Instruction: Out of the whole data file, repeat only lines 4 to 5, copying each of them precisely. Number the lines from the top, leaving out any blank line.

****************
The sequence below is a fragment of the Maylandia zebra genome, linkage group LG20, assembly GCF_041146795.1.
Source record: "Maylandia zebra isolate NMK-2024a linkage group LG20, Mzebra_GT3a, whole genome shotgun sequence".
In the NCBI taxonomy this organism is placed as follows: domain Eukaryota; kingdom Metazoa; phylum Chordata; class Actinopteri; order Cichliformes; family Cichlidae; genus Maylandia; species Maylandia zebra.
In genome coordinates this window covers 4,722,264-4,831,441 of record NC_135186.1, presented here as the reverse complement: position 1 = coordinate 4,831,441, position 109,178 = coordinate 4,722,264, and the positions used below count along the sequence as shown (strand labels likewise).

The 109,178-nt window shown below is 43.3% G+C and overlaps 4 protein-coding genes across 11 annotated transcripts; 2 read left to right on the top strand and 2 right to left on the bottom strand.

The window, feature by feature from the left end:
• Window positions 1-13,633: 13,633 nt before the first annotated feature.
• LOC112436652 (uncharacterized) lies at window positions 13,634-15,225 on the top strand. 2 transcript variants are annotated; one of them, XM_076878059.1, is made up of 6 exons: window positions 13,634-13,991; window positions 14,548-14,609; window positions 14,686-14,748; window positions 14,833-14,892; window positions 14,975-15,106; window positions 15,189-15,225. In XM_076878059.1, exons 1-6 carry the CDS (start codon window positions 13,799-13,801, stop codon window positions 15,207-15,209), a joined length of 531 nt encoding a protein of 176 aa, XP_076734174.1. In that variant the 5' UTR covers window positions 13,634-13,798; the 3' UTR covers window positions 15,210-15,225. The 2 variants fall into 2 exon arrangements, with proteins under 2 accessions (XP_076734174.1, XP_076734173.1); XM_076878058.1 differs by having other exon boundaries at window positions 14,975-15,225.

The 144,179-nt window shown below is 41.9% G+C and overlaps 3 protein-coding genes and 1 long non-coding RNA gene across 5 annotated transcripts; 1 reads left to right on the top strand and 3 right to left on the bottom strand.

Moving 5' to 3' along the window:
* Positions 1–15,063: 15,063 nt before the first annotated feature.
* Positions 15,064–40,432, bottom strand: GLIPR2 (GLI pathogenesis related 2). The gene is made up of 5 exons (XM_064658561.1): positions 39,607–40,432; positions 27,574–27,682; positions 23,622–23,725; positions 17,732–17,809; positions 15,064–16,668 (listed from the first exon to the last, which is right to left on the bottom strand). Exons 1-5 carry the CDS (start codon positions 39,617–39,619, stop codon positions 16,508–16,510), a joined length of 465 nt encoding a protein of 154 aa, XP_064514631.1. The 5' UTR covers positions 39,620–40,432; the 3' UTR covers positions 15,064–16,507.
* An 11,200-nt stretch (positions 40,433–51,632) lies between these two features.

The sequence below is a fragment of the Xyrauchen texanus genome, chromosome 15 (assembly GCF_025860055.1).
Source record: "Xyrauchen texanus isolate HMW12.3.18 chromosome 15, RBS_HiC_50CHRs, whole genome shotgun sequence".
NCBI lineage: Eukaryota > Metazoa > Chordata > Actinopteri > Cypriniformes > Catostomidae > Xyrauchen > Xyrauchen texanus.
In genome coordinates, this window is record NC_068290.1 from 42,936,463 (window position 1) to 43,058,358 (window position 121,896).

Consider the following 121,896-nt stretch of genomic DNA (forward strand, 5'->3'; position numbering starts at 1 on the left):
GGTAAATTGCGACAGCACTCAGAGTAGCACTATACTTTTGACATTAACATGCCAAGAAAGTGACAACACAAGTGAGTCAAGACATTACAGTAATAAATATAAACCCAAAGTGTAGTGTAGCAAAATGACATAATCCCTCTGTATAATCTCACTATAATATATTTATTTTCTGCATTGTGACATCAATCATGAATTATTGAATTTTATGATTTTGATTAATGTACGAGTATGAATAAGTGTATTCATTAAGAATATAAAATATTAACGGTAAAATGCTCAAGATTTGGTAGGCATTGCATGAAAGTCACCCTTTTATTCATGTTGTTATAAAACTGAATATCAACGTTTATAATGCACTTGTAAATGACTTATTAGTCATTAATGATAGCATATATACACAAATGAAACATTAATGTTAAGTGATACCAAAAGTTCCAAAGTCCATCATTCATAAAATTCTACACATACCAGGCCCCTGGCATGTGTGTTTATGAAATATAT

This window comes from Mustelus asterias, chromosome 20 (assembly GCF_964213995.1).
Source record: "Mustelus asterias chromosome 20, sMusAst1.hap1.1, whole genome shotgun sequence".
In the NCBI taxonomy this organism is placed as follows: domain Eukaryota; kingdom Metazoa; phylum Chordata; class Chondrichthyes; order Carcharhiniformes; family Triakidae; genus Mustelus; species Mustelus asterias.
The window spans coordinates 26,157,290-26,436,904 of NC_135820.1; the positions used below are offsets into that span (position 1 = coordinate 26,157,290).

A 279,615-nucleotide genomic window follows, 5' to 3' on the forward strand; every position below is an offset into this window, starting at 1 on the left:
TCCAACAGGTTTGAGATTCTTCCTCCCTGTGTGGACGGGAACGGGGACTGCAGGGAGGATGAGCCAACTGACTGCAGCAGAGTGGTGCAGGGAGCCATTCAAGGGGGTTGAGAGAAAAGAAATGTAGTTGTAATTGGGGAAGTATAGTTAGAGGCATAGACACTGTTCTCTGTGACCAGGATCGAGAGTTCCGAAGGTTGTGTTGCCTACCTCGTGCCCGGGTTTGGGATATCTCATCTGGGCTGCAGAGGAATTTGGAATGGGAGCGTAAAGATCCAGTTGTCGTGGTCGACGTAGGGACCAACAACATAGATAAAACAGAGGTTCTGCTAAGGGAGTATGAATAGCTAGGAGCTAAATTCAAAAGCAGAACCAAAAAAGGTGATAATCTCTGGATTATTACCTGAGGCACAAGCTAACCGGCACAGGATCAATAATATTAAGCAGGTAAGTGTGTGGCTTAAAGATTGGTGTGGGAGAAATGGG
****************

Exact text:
In genome coordinates this window covers 4,722,264-4,831,441 of record NC_135186.1, presented here as the reverse complement: position 1 = coordinate 4,831,441, position 109,178 = coordinate 4,722,264, and the positions used below count along the sequence as shown (strand labels likewise).

The 109,178-nt window shown below is 43.3% G+C and overlaps 4 protein-coding genes across 11 annotated transcripts; 2 read left to right on the top strand and 2 right to left on the bottom strand.